It appears to be all trains go between London and Hull.

In Could We See Between London And Much Of The North By Train In Under Two Hours?, I looked at the effect of improvements on the East Coast Main Line and concluded that timings between London Kings Cross and Hull could be around two hours and twenty minutes. This would surely be a spur to increasing traffic on the route.

Surely, when Hull Trains use battery-electric Hitachi trains between London and Hull, this will be the icing on the marketing cake, as we seem to be coming to a point, where zero-carbon sells.

As an aside, will Lumo, who are another First Group company, use a similar mix of five- and ten-car trains on the London and Edinburgh route to increase capacity?

I suspect that what is good for Hull Trains will be good for Lumo.

October 26, 2021 Posted by | Transport/Travel | , , , , , , , , , | 2 Comments

RENFE Aims To Compete With Eurostar On Paris – London Route

The title of this post, is the same as that of this article on Railway Gazette.

There are a lot of issues in this article and there does seem to be a degree of rivalry between French and Spanish rail operators.

In From Madrid To London, I describe a journey by train from Madrid to London via Barcelona and Paris.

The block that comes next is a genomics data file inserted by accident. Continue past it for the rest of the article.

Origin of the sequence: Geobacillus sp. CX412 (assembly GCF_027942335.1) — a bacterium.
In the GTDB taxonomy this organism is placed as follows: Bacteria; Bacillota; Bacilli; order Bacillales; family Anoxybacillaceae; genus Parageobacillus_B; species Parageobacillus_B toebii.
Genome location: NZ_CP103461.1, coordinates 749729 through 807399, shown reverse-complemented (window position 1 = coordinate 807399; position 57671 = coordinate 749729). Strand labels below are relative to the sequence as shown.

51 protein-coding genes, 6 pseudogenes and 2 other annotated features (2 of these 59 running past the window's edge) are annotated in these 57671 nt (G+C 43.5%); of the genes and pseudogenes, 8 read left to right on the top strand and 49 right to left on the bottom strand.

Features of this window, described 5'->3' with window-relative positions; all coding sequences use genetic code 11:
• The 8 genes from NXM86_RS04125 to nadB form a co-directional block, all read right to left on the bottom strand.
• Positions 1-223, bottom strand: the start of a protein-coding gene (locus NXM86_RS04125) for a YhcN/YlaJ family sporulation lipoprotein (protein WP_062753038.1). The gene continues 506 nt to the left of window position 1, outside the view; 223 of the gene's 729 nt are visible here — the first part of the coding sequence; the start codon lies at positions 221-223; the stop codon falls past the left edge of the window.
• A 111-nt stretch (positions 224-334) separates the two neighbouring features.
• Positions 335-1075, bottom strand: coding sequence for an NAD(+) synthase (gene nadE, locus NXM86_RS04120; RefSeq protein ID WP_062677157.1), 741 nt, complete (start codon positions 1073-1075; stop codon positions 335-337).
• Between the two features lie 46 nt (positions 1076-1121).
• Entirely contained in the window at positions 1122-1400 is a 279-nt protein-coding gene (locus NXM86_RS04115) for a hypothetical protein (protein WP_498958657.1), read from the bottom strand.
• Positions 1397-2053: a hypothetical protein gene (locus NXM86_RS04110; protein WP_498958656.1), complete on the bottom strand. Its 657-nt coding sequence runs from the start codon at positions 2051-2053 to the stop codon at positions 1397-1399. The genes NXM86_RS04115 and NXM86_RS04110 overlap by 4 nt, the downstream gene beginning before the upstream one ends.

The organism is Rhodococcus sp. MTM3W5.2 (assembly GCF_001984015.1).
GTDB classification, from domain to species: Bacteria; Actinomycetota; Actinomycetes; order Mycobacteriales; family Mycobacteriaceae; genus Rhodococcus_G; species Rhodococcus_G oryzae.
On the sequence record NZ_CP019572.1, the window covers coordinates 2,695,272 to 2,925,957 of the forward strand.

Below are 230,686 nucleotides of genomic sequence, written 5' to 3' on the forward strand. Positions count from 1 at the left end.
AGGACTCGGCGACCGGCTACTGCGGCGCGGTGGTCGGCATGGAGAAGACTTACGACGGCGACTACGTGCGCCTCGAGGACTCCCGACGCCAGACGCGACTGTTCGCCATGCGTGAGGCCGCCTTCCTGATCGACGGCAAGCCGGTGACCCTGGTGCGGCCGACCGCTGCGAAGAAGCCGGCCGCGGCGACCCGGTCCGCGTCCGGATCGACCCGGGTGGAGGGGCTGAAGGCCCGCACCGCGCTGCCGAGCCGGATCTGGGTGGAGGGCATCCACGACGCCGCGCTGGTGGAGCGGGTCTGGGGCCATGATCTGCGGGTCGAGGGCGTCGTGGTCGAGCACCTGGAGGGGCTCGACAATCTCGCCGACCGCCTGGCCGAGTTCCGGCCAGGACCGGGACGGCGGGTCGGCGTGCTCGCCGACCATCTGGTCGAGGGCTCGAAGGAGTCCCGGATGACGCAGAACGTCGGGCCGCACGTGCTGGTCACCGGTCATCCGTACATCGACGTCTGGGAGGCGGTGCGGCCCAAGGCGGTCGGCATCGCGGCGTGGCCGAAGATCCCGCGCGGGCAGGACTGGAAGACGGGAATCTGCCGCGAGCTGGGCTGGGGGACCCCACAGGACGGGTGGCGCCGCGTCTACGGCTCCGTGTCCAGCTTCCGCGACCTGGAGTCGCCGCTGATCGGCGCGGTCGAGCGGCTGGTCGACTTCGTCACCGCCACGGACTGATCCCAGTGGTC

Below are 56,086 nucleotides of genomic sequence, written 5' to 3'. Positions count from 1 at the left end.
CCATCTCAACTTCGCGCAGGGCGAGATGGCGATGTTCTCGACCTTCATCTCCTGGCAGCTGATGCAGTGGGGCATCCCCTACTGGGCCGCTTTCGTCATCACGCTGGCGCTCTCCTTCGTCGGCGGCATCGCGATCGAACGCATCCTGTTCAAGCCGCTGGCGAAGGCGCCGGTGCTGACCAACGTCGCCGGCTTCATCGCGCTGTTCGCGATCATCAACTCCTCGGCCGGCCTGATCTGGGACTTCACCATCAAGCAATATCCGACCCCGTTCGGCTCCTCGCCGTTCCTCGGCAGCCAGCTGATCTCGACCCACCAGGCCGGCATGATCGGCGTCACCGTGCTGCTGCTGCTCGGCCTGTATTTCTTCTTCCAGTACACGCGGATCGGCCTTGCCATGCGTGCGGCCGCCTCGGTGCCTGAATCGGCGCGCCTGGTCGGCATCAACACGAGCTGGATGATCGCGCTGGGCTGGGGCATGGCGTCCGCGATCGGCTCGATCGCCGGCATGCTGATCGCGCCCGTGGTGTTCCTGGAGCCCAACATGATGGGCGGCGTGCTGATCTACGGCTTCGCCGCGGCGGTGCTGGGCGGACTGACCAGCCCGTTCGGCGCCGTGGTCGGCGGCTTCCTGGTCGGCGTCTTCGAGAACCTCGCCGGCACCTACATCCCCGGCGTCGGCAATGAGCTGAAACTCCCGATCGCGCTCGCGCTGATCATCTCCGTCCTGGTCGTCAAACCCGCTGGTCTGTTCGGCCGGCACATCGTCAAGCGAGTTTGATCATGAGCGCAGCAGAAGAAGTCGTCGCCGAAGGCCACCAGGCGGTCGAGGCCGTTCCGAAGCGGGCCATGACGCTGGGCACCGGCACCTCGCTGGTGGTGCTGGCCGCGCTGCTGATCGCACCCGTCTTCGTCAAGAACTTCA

These three paragraphs were the end of that post.

I finally arrived in London at 18:30 or just thirteen hours forty minutes after leaving Madrid.

This journey will get quicker, as for quite a way along the south coast of France, the trains don’t run on high speed lines. I can’t find any references to the distances on the journey, although Madrid to Barcelona and Paris to London are given as 621 and 495 kilometres respectively. Map Crow gives the Barcelona to Paris distance at 831 kilometres. I know this isn’t accurate and is probably a bit short, but that gives a total of 1947 kilometres, so my journey was at an average speed of 142 kmh. This compares with an average speed of 200 and 220 kmh on the first and last legs from Madrid to Barcelona and Paris to London respectively.

If the centre section was capable of an end-to-end average of 200 kmh, then a time from Madrid to London of under ten hours should be possible, especially if it was one train all the way.

I suspect that the ultimate aim of RENFE is to run a direct Madrid and London service.

  • It would go via Barcelona, Perpignan, Lyon and Marne-la-Vallée–Chessy.
  • It would bypass Paris to the East.
  • It would serve Charles de Gaulle Airport and Disneyland Paris.
  • A sub-thirteen hour journey would certainly be possible with the existing infrastructure.


  1. There would be lots of opportunities to split the journey.